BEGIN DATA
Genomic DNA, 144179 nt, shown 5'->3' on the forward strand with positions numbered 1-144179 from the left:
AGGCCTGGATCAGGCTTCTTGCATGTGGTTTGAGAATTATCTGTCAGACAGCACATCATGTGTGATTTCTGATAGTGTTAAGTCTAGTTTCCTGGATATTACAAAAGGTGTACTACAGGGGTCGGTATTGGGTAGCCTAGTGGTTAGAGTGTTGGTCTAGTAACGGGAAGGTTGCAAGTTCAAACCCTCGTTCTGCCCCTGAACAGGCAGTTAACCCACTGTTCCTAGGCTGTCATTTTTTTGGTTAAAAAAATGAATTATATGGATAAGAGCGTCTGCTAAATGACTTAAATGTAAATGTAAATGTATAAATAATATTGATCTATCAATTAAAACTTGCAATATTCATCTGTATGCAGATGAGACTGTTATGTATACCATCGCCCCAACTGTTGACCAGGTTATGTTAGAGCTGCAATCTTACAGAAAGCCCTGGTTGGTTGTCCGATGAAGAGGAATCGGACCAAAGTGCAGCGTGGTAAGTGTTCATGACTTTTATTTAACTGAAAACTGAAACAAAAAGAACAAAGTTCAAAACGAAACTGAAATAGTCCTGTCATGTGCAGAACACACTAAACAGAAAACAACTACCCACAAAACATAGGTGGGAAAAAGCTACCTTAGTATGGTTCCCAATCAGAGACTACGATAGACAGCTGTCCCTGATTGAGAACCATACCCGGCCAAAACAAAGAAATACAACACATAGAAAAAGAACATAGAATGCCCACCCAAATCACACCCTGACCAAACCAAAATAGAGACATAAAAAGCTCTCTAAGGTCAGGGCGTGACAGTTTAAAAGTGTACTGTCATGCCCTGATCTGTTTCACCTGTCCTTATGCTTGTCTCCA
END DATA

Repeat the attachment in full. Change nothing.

Genomic DNA, 144179 nt, shown 5'->3' on the forward strand with positions numbered 1-144179 from the left:
AGGCCTGGATCAGGCTTCTTGCATGTGGTTTGAGAATTATCTGTCAGACAGCACATCATGTGTGATTTCTGATAGTGTTAAGTCTAGTTTCCTGGATATTACAAAAGGTGTACTACAGGGGTCGGTATTGGGTAGCCTAGTGGTTAGAGTGTTGGTCTAGTAACGGGAAGGTTGCAAGTTCAAACCCTCGTTCTGCCCCTGAACAGGCAGTTAACCCACTGTTCCTAGGCTGTCATTTTTTTGGTTAAAAAAATGAATTATATGGATAAGAGCGTCTGCTAAATGACTTAAATGTAAATGTAAATGTATAAATAATATTGATCTATCAATTAAAACTTGCAATATTCATCTGTATGCAGATGAGACTGTTATGTATACCATCGCCCCAACTGTTGACCAGGTTATGTTAGAGCTGCAATCTTACAGAAAGCCCTGGTTGGTTGTCCGATGAAGAGGAATCGGACCAAAGTGCAGCGTGGTAAGTGTTCATGACTTTTATTTAACTGAAAACTGAAACAAAAAGAACAAAGTTCAAAACGAAACTGAAATAGTCCTGTCATGTGCAGAACACACTAAACAGAAAACAACTACCCACAAAACATAGGTGGGAAAAAGCTACCTTAGTATGGTTCCCAATCAGAGACTACGATAGACAGCTGTCCCTGATTGAGAACCATACCCGGCCAAAACAAAGAAATACAACACATAGAAAAAGAACATAGAATGCCCACCCAAATCACACCCTGACCAAACCAAAATAGAGACATAAAAAGCTCTCTAAGGTCAGGGCGTGACAGTTTAAAAGTGTACTGTCATGCCCTGATCTGTTTCACCTGTCCTTATGCTTGTCTCCA